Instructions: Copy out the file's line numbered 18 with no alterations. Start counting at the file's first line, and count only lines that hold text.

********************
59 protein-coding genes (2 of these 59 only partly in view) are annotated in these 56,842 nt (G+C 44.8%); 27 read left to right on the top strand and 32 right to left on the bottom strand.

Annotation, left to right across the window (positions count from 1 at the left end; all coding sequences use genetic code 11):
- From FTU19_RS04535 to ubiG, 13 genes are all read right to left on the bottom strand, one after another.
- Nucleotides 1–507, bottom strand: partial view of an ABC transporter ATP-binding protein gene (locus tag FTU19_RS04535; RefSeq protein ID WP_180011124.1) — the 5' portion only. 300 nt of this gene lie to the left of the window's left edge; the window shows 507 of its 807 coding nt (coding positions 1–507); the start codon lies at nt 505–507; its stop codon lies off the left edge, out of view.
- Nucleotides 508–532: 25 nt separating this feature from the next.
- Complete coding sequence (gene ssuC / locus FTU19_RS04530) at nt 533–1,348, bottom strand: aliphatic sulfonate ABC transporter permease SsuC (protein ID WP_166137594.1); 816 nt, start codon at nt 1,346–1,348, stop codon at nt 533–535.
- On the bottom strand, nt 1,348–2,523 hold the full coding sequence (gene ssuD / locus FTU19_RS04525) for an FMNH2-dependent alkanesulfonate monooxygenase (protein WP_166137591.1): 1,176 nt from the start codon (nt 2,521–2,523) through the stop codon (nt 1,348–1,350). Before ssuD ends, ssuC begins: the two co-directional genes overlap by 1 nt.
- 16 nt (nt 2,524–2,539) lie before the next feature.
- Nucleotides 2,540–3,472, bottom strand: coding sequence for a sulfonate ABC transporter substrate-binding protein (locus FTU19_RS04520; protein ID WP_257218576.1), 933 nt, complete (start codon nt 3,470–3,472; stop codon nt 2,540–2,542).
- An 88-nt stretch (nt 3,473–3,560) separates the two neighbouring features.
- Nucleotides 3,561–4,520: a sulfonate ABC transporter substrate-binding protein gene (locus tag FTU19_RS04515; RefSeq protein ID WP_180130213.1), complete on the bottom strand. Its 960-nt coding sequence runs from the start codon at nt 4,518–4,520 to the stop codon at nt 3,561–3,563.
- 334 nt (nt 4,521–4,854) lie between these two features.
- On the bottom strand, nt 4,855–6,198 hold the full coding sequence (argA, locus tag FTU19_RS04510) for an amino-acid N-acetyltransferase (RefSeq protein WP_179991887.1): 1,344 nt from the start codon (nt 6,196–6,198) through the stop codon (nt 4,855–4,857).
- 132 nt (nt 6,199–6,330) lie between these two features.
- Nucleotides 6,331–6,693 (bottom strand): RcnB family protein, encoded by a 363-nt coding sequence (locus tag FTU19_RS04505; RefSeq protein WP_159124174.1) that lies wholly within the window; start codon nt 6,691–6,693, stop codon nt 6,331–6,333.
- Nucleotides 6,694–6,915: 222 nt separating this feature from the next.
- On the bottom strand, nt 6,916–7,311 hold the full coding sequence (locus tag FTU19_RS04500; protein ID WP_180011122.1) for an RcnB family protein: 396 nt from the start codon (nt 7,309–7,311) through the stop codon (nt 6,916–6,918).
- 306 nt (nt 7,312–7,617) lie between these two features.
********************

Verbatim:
- 306 nt (nt 7,312–7,617) lie between these two features.